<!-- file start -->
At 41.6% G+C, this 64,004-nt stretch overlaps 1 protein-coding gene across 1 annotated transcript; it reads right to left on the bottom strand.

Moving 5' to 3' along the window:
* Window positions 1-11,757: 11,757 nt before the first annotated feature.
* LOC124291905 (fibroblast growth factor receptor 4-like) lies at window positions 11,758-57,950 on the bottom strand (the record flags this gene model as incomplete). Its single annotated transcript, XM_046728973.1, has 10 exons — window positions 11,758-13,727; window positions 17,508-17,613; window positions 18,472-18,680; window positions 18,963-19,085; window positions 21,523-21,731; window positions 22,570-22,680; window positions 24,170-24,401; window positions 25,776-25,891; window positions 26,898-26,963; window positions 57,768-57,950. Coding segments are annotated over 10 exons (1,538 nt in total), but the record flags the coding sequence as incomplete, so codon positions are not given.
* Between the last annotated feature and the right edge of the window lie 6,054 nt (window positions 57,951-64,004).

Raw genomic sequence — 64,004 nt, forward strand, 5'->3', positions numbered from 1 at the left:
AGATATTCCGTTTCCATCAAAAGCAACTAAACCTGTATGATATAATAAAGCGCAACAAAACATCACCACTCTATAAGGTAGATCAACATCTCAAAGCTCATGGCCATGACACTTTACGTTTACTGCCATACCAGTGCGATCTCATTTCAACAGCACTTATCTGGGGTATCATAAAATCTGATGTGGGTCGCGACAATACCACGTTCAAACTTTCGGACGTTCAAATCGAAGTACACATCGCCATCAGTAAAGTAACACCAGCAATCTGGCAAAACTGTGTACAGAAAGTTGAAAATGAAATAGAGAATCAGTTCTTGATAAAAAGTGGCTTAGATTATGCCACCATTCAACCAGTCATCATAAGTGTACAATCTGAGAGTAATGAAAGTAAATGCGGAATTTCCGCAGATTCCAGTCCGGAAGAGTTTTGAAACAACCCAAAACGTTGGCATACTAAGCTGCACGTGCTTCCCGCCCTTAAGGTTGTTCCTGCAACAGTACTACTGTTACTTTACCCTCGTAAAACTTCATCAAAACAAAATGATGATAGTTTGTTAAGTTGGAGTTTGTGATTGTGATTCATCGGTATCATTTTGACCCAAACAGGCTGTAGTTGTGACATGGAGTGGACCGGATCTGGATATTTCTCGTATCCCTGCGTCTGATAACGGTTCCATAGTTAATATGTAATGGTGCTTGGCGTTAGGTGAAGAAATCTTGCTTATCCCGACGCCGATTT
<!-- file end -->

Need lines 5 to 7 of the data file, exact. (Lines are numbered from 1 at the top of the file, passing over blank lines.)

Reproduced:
* Between the last annotated feature and the right edge of the window lie 6,054 nt (window positions 57,951-64,004).

Raw genomic sequence — 64,004 nt, forward strand, 5'->3', positions numbered from 1 at the left:
AGATATTCCGTTTCCATCAAAAGCAACTAAACCTGTATGATATAATAAAGCGCAACAAAACATCACCACTCTATAAGGTAGATCAACATCTCAAAGCTCATGGCCATGACACTTTACGTTTACTGCCATACCAGTGCGATCTCATTTCAACAGCACTTATCTGGGGTATCATAAAATCTGATGTGGGTCGCGACAATACCACGTTCAAACTTTCGGACGTTCAAATCGAAGTACACATCGCCATCAGTAAAGTAACACCAGCAATCTGGCAAAACTGTGTACAGAAAGTTGAAAATGAAATAGAGAATCAGTTCTTGATAAAAAGTGGCTTAGATTATGCCACCATTCAACCAGTCATCATAAGTGTACAATCTGAGAGTAATGAAAGTAAATGCGGAATTTCCGCAGATTCCAGTCCGGAAGAGTTTTGAAACAACCCAAAACGTTGGCATACTAAGCTGCACGTGCTTCCCGCCCTTAAGGTTGTTCCTGCAACAGTACTACTGTTACTTTACCCTCGTAAAACTTCATCAAAACAAAATGATGATAGTTTGTTAAGTTGGAGTTTGTGATTGTGATTCATCGGTATCATTTTGACCCAAACAGGCTGTAGTTGTGACATGGAGTGGACCGGATCTGGATATTTCTCGTATCCCTGCGTCTGATAACGGTTCCATAGTTAATATGTAATGGTGCTTGGCGTTAGGTGAAGAAATCTTGCTTATCCCGACGCCGATTT